STF 529 is tasked to provide an ETSI Technical Specification to define a standard toolkit for ABE. One challenge is to map ABE-based access control to traditional access control so that the former can be a superset of the latter in terms of capabilities. A second challenge is to accommodate both the Ciphertext-Policy and the Key-Policy variants of ABE, which handle access control differently and consequently address different but similarly important use cases.

For more details, see our Terms of Reference

Why we do it

Benefits for Vendors and Providers

The results of STF 529 will provide new ways of enforcing access control, in a manner that will help compliance to privacy regulations.

Understanding the connection between privacy protection and interoperability, the General Data Protection Regulation (GDPR) has explicitly acknowledged a right to “data portability” to citizens and customers of the EU Digital Single Market. Member States have started to promote interoperability agreements for the Public and private sector (eID, eDelivery, eSignature, eInvoicing, eTranslation). However, achieving full interoperability without addressing data protection mechanisms and access control in particular might be difficult! 

To date, existing mechanisms are primarily focused on legacy enterprise solutions. ABE might become a core capability to deploy fine-grained data access control solutions to Cloud and Internet of Things platforms. The mathematically enforced access controls, and mathematically verifiable resilience to a large class of threats offers additional strategies to designers. Vendors and providers will be able to enhance the capabilities to their existing solutions.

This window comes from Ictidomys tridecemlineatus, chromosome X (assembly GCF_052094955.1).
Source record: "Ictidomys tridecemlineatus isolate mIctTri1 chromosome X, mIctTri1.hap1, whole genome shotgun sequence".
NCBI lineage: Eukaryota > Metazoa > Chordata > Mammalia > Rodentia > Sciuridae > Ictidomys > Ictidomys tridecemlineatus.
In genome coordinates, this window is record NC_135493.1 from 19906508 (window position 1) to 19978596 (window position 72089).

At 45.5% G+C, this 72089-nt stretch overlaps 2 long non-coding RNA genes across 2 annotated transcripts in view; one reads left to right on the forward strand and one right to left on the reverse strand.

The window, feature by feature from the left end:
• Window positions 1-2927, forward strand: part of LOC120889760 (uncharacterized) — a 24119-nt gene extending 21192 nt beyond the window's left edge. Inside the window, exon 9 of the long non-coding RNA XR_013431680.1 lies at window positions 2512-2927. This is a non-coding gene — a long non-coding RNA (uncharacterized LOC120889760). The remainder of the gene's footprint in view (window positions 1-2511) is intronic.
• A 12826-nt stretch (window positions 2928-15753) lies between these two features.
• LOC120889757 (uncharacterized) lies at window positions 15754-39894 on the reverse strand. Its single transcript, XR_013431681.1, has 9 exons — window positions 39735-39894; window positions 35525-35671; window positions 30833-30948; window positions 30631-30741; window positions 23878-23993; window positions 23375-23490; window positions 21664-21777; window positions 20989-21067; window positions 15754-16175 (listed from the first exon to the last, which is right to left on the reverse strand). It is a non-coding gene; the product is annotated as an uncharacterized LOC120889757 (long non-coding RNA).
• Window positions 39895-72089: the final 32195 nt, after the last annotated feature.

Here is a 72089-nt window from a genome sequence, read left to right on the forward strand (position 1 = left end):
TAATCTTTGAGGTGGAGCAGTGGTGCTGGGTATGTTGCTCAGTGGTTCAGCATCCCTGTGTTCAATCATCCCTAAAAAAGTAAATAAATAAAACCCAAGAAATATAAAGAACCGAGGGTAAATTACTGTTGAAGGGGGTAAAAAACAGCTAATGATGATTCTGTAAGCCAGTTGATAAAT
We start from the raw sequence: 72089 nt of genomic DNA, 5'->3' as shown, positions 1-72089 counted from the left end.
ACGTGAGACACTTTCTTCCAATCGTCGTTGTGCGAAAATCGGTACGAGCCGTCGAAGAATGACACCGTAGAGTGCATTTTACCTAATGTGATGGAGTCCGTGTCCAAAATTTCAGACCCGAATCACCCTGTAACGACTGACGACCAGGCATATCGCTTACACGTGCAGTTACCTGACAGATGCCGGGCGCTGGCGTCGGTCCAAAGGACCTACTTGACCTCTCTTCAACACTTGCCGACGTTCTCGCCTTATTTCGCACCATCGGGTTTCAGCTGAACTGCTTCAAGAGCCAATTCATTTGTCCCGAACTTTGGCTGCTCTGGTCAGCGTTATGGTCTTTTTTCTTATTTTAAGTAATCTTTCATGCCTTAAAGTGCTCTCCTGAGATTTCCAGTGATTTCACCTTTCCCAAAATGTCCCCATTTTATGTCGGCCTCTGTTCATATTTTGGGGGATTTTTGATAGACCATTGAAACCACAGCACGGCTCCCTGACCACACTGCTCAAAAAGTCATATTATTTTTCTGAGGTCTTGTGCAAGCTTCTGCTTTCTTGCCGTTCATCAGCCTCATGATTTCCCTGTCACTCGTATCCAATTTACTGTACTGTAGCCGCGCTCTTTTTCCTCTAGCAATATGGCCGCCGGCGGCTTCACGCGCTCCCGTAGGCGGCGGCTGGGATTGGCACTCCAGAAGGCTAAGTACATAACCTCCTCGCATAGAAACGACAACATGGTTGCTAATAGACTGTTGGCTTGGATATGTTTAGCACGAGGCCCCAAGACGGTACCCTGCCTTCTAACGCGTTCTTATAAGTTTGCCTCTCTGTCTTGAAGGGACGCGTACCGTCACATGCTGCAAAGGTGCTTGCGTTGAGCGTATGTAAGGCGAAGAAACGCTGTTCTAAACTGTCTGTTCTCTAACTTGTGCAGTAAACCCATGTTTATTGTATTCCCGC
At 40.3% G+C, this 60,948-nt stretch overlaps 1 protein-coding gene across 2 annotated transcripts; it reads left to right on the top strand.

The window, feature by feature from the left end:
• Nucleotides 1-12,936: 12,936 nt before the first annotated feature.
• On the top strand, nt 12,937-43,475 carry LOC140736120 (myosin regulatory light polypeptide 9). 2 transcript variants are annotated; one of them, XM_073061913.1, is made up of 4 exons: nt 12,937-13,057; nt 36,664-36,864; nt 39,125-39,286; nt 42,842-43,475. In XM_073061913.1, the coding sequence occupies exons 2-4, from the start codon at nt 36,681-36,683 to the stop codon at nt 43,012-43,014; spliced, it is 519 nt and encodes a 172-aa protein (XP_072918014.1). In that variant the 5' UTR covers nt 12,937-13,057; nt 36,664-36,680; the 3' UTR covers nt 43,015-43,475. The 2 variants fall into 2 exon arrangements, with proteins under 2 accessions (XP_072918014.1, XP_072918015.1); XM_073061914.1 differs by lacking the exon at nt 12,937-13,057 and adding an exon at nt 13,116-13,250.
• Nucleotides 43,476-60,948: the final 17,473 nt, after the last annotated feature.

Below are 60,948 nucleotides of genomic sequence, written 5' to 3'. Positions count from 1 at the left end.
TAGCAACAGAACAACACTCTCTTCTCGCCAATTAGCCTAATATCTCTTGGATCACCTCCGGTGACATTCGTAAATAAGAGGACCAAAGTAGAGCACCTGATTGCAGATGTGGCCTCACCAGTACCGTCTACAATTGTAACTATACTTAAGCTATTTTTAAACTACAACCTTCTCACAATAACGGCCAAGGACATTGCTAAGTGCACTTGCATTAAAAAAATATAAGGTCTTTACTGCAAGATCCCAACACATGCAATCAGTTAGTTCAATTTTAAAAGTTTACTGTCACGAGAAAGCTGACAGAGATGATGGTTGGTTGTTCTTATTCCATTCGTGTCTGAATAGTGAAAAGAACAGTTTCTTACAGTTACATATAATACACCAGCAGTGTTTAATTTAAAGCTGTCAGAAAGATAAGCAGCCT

The release of a standardized protocol may unlock citizen and customer data from proprietary platforms, encouraging interoperability and controlled flow of data, which is vital for the rising transnational Digital Single Market. 

At the same time, citizens’ trust in Cloud services may increase with the provision of a transparent, uniform and mathematically proved protocol for governing access to their data. ABE is also well suited for offline authentication and protection of data at rest while allowing flexible issuance of access control policies, making it an ideal candidate to support data-driven business models with strong confidentiality and privacy requirements, as is the case in the IoT domain.